Who is a key worker?

Image above: Police (library picture taken before the pandemic)

Throughout the pandemic, when the schools have been closed to the majority of pupils, they have been open to those children who are considered ‘vulnerable’ and to the children of key workers.

If a child is considered ‘vulnerable’, both the school and the parent / carer is aware. There are formal processes involved, which include children on Education Health Care Plans.

The definition of a ‘key’ or ‘critical’ worker is set out on the Department of Education website, which you can see here. It involves parents whose work is critical to the coronavirus (COVID-19) response and also those whose work is important for the EU transition process.

It includes those who work in health and social care, education and childcare and key public services such as people involved in operating the Justice system, religious staff, those working for charities and delivering key frontline services. It also includes journalists and broadcasters who are providing public service broadcasting.

It includes some, but not all, administrators in local and national government and those involved in the production, processing, distribution, sale and delivery of food and other essential items.

Police and others involved in maintaining public safety and national security, transport, border control, utilities, communication and financial services are also considered ‘critical’ workers by the government.

Schools ask parents to fill out a questionnaire about their job and they then write to families who fit the criteria, about their child’s education provision.

Image above: vegetables on sale on a stall on Chiswick High Rd; photograph Jon Perry

From the government website

Key/Critical Workers – List of Occupations Health and social care

This includes, but is not limited to, doctors, nurses, midwives, paramedics, social workers, care workers, and other frontline health and social care staff including volunteers; the support and specialist staff required to maintain the UK’s health and social care sector; those working as part of the health and social care supply chain, including producers and distributors of medicines and medical and personal protective equipment.

Education and childcare

This includes:

  • Childcare
  • support and teaching staff
  • social workers
  • specialist education professionals who must remain active during the coronavirus (COVID-19) response to deliver this approach

Key public services

This includes:

  • those essential to the running of the justice system
  • religious staff
  • charities and workers delivering key frontline services
  • those responsible for the management of the deceased
  • journalists and broadcasters who are providing public service broadcasting

Local and national government

This only includes:

  • those administrative occupations essential to the effective delivery of the coronavirus (COVID-19) response or delivering essential public services, such as the payment of benefits, including in government agencies and arms length bodies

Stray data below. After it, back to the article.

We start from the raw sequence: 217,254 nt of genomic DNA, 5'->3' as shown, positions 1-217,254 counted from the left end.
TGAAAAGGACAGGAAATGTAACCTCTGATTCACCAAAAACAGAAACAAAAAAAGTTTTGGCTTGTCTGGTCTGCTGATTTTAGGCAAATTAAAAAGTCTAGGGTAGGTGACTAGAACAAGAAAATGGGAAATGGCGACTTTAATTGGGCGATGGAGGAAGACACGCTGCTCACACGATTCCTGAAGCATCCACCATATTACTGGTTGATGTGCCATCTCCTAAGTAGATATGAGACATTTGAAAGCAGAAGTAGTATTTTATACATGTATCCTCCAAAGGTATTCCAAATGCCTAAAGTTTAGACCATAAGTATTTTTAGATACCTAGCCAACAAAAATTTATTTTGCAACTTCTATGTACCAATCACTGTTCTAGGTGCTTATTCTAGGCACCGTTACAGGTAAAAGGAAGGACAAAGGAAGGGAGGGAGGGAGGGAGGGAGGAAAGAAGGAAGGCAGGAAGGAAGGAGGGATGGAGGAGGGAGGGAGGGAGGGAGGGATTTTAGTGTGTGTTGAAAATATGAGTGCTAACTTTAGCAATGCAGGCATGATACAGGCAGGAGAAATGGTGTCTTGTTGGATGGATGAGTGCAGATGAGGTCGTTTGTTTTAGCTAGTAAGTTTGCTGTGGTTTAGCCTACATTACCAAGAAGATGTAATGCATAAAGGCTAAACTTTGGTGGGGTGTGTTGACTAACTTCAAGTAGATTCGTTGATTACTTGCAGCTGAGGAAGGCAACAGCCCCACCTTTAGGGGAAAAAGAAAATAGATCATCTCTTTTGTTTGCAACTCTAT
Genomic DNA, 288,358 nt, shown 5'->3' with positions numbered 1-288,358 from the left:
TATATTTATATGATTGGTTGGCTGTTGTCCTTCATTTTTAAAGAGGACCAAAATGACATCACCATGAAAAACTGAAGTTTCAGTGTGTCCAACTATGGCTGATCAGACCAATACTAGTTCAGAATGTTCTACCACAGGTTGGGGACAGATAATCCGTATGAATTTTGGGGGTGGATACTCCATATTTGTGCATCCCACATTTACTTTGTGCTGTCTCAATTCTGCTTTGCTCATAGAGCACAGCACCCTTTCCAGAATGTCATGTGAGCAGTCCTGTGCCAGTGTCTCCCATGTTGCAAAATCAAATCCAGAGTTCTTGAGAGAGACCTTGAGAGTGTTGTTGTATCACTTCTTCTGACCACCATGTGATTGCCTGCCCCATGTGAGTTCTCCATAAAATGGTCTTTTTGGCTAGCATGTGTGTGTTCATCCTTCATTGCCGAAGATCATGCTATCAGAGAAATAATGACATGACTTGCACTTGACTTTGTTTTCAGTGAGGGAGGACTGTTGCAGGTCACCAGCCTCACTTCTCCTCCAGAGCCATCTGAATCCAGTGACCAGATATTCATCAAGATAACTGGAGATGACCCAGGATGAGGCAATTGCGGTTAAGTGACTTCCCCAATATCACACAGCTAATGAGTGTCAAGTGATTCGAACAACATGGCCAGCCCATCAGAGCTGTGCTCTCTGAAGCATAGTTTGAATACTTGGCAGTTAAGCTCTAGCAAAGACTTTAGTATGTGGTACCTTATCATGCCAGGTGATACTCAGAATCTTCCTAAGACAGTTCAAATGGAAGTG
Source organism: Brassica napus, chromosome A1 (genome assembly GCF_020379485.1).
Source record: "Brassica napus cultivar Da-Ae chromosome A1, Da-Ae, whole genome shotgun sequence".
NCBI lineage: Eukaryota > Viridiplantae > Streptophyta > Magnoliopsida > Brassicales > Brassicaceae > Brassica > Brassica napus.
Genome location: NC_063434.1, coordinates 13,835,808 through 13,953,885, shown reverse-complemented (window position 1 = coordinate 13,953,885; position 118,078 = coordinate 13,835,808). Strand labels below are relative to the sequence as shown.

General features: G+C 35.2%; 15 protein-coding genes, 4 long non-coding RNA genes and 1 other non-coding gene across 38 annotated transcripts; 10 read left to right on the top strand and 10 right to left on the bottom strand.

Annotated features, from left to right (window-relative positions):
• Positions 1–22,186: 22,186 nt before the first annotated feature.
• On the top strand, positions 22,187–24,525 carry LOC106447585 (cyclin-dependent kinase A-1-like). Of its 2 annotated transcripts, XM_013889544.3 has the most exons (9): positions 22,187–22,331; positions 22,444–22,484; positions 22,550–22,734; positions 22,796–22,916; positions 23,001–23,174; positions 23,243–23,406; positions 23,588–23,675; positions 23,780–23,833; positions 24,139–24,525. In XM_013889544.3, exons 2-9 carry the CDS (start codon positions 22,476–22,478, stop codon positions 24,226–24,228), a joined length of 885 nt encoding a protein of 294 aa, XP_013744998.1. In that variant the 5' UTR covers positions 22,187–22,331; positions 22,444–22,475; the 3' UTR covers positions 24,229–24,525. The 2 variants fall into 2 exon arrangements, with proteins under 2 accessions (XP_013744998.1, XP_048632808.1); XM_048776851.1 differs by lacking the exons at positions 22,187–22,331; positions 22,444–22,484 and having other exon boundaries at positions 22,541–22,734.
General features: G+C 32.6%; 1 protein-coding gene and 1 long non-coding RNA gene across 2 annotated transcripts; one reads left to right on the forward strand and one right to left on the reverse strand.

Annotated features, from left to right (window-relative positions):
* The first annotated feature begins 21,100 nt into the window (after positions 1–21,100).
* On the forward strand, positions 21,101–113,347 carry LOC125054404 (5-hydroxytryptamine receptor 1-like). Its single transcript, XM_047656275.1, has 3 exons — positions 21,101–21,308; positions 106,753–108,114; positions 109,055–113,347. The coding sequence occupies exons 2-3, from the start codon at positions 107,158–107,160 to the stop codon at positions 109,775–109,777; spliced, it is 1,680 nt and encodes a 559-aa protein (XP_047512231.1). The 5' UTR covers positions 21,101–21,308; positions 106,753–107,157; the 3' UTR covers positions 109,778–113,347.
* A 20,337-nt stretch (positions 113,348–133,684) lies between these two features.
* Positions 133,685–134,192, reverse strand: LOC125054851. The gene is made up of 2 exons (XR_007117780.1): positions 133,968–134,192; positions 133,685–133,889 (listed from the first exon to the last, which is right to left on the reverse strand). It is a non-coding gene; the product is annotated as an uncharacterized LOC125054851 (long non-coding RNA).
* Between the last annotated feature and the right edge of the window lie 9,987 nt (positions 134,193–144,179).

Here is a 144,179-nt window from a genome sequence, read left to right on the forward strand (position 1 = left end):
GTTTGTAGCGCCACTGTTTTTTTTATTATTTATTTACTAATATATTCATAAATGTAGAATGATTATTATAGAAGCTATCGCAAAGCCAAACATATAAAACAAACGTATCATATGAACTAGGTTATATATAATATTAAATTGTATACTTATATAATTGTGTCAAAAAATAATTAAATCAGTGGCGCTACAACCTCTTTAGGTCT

Food and other necessary goods

This includes those involved in food:

  • production
  • processing
  • distribution
  • sale and delivery
  • as well as those essential to the provision of other key goods (for example hygienic and veterinary medicines)

Public safety and national security

This includes:

  • police and support staff
  • Ministry of Defence civilians
  • contractor and armed forces personnel (those critical to the delivery of key defence and national security outputs and essential to the response to the coronavirus (COVID-19) outbreak)
  • fire and rescue service employees (including support staff)
  • National Crime Agency staff
  • those maintaining border security, prison and probation staff and other national security roles, including those overseas

Transport

This includes those who will keep the air, water, road and rail passenger and freight transport modes operating during the coronavirus (COVID-19) response, including those working on transport systems through which supply chains pass.

Utilities, communication and financial services

This includes:

  • staff needed for essential financial services provision (including but not limited to workers in banks, building societies and financial market infrastructure)
  • the oil, gas, electricity and water sectors (including sewerage)
  • information technology and data infrastructure sector and primary industry supplies to continue during the coronavirus (COVID-19) response
  • key staff working in the civil nuclear, chemicals, telecommunications (including but not limited to network operations, field engineering, call centre staff, IT and data infrastructure, 999 and 111 critical services)
  • postal services and delivery
  • payments providers
  • waste disposal sectors

Read more on The Chiswick Calendar

See also: Where to get help and information

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